‘No holy cows’: Toto Wolff says Mercedes will change W14’s sidepods

Mercedes entered the 2022 season with a revolutionary 'zero sidepod' design, something which played a part in the team's porpoising woes.

Mercedes team principal Toto Wolff has revealed that the W14’s sidepods are set to change, with the Brackley-based team currently “looking at solutions” to develop their narrow sidepods.

The Germans were incredibly “bold” by introducing their remarkable ‘zero sidepod’ design at the start of last season, with nothing like it having really been seen before in modern Formula 1.

As incredible as it was in regard to engineering, it did cause the team some issues and played a role in the Silver Arrows porpoising woes.

However, with their sidepod design having not been the sole reason for their bouncing problems, Mercedes have decided to keep the philosophy at least for the start of 2023.

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“It is important to be bold in this sport,” explained Wolff.

“I am proud of the solutions we put into the car last year, it is not fundamentally the reason that we didn’t perform.”

Whilst the sidepod design wasn’t the team’s biggest issue last season, Wolff has revealed that the narrow sidepod concept “will change” in time, with the Austrians having revealed that changes to the sidepods could be introduced this year “with upgrades”.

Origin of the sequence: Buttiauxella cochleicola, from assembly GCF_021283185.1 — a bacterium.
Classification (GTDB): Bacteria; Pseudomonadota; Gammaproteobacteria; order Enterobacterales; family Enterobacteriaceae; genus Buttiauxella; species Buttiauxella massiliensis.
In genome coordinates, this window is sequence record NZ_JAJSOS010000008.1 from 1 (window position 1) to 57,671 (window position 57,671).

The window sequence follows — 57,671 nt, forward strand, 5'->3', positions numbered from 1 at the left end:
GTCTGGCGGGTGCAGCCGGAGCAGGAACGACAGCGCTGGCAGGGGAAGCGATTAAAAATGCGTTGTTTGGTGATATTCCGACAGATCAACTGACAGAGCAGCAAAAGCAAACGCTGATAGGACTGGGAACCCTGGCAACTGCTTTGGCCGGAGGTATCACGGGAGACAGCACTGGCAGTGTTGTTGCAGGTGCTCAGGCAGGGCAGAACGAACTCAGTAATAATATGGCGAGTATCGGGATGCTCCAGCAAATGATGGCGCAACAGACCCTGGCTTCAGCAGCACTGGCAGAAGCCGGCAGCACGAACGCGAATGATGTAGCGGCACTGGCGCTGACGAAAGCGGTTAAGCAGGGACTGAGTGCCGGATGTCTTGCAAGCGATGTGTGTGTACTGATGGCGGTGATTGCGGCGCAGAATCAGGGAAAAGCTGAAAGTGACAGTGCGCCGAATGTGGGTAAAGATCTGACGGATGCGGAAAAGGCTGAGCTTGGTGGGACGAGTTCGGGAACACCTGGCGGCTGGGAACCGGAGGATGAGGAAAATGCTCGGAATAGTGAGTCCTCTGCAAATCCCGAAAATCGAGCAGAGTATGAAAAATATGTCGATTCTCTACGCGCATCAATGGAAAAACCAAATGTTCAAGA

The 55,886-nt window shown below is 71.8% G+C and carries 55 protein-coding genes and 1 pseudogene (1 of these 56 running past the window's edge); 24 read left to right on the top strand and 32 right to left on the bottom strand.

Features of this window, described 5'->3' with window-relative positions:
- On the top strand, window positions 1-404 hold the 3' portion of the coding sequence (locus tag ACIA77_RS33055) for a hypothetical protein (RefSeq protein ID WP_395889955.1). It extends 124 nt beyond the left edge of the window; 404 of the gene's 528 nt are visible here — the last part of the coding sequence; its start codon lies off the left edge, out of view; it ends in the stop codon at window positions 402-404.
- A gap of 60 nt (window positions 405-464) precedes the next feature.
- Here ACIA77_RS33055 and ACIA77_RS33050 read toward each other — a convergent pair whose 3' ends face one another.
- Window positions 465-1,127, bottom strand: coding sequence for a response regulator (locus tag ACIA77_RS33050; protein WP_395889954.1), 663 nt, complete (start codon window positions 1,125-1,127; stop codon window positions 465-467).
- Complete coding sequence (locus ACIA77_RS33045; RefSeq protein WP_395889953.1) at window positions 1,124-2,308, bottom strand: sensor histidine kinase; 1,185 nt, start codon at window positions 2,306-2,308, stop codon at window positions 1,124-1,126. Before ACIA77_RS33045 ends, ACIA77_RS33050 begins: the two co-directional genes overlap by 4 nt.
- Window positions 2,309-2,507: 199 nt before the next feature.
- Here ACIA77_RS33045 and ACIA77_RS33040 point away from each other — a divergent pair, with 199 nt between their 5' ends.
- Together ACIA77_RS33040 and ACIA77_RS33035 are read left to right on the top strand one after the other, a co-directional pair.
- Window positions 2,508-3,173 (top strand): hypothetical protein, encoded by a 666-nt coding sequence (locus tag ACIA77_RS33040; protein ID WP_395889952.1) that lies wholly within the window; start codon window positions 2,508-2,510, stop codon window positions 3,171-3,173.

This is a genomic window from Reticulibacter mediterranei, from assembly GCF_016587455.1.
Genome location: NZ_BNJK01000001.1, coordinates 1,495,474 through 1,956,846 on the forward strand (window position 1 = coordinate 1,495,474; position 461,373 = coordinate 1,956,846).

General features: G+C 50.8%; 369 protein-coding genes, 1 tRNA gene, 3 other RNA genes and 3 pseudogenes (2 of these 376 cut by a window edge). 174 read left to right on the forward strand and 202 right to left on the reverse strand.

“There are no holy cows in our concept,” he added.

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“It’s not that we don’t want to follow anybody’s idea.

“We stayed with the narrow sidepod, but you could see developments which could come with upgrades. The sidepods will change – not soon, but we are looking at solutions.

“It is not a core, fundamental part of performance.”

Mercedes really did catch everyone by surprise when they unveiled their sidepod design last season, especially given that they’d initially used a traditional oval design during the official shakedown test at Barcelona.

It wasn’t until Bahrain when they suddenly fitted the ‘zero sidepods’, to the shock of the paddock.

No such surprises are to be expected by Mercedes at pre-season testing this year, with the car that was unveiled at Silverstone being the one that’ll hit the Bahrain International Circuit.

“Last year we learned a tough lesson because we knew that we would bring an upgrade package for test number two that was worth 1.5 seconds,” Wolff said.

“You then look at the first test and think it’s not relevant because it’s not the real car. But we put it on the track and it wasn’t performing at all as we expected.

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“This year, we went the other way around. What you have seen is, in large parts, the car we will test and race.

“It is fundamentally important to understand the platform and how the car behaves, rather than keeping bits in the background that may give a tenth or two in aero performance.

“Like Mike [Elliott – Mercedes technical director] said in the launch, if you want to change a concept completely, then you’re making not one step back, but probably two or three, and that’s why we stayed where we are.”